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The Way Forward For Texas Longhorns Basketball

The state is annually churning out some of the best players in the nation. If Rick Barnes can't get some of them to stay home, it's time to find someone who can.


After missing the NCAA Tournament for the first time in 14 seasons, the Texas basketball program is at its lowest point since Rick Barnes came to Austin in 1998. The Longhorns finished with a 16-18 record, including a loss to a Division II school, and they will likely go into next season without their top two scorers. The program has been trending in the wrong direction since 2010, when a team with four future NBA draft picks was ranked No. 1 in the polls before imploding down the stretch and losing in the first round of the Tournament. And while Barnes has always been able to make up for his strategic deficits with outstanding recruiting, he wasn't able to land any of the five McDonald's All-Americans from Texas this year.

To be fair, that's hardly a recent development. Barnes has been one of the premier recruiters in the country for the majority of his time in Austin, but he's never had much success building a fence around the state. He signed T.J. Ford (Houston) and LaMarcus Aldridge (Dallas), but most of his success in recent years has come from national recruits: Kevin Durant (Washington D.C.), D.J. Augustin (New Orleans), Avery Bradley (Washington), Jordan Hamilton (L.A.) as well as the Canadian pipeline of Tristan Thompson, Cory Joseph and Myck Kabongo. Now, with Texas basketball rapidly losing its national cachet, his best chance of rebuilding the program starts at home.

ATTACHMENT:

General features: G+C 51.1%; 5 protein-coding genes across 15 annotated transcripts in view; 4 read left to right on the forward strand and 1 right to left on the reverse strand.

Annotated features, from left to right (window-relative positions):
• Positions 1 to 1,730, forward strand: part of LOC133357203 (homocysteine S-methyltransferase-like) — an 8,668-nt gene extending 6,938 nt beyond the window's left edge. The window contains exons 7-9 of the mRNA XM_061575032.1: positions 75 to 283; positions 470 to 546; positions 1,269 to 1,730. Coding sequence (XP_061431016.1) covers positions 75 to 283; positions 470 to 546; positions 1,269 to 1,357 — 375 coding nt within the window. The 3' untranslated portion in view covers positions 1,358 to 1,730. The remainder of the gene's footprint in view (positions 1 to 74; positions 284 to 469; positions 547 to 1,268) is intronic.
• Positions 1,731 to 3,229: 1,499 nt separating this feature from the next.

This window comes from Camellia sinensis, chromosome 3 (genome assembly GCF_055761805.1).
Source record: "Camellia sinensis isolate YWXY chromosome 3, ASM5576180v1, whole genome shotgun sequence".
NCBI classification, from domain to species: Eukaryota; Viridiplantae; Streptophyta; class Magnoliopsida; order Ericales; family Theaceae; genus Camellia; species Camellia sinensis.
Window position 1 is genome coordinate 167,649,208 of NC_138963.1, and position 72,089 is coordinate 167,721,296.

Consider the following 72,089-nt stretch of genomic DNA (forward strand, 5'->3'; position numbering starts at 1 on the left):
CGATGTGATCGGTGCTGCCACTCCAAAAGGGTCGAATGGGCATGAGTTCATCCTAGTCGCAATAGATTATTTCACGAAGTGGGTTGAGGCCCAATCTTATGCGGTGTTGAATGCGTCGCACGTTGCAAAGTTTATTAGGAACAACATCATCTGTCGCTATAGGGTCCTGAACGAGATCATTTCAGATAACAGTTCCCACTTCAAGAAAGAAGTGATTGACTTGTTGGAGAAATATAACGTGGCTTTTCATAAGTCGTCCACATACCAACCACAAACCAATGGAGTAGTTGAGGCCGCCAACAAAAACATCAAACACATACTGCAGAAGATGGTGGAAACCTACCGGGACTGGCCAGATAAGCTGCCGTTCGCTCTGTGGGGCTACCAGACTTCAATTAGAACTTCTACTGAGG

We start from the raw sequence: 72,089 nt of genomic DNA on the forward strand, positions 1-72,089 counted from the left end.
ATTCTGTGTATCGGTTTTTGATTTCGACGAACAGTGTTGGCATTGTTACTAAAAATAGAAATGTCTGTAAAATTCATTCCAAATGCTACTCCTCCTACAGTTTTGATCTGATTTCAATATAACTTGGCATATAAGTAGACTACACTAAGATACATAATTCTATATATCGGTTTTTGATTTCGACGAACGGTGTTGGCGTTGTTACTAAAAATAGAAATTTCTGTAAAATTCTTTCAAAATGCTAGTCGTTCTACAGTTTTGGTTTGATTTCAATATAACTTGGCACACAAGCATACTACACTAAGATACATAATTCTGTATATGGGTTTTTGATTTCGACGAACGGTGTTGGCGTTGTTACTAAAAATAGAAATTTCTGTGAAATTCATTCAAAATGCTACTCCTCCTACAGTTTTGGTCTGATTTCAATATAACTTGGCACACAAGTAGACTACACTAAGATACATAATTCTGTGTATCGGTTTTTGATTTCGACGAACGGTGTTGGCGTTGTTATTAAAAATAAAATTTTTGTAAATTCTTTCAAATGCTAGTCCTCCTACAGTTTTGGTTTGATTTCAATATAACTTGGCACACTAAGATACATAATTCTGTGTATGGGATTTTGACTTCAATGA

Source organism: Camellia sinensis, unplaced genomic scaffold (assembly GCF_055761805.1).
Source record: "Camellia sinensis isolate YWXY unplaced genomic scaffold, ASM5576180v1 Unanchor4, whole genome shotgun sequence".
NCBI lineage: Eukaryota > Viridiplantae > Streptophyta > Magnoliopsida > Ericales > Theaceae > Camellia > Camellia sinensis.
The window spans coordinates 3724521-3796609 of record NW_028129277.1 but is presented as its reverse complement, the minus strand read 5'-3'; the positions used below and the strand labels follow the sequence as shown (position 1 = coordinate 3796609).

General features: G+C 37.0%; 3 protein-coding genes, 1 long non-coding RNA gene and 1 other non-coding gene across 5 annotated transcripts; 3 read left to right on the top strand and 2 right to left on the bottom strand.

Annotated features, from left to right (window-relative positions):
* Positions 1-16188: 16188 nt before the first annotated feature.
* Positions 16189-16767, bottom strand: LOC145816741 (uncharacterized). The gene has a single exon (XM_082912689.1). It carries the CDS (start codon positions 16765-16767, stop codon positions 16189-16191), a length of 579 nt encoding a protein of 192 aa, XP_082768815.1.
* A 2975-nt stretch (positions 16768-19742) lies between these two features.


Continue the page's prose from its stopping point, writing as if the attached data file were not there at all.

By itself, the DFW metroplex produces enough talent to sustain a Top 10 program. This year, Marcus Smart (Oklahoma State), Isaiah Austin (Baylor) and Tony Mitchell (North Texas) will all be drafted in the first round. In 2012, Perry Jones III (Baylor). In 2010, Wesley Johnson (Iowa State/Syracuse). In 2009, Darrell Arthur (Kansas). Over the span of the last decade, there are names like Aldridge, Deron Williams (Illinois), Chris Bosh (Georgia Tech), Jason Maxiell and Kenyon Martin (Cincinnati). Next season, in all likelihood, you'll be able to add Julius Randle (Kentucky) and LeBryan Nash (Oklahoma State) to that list. I'm not as up on Houston basketball, but they've put out a good number of pros (DeAndre Jordan, TJ Ford, Emeka Okafor) over the years.

You can't make an apples-to-apples comparison between football and basketball when it comes to recruiting. With essentially every D1 recruit in the country playing in national AAU tournaments in the spring and summer and only 12 scholarships to give out, it's fairly easy to sign players without paying any real heed to geography. At the same time, since most young players in Texas dream of playing in the NBA, not the Erwin Center, you can't expect the name of the school alone to bring in elite players. Nevertheless, the state of Texas annually produces a ton of high-level basketball talent and there's no reason the state's flagship school shouldn't be able to get some of it.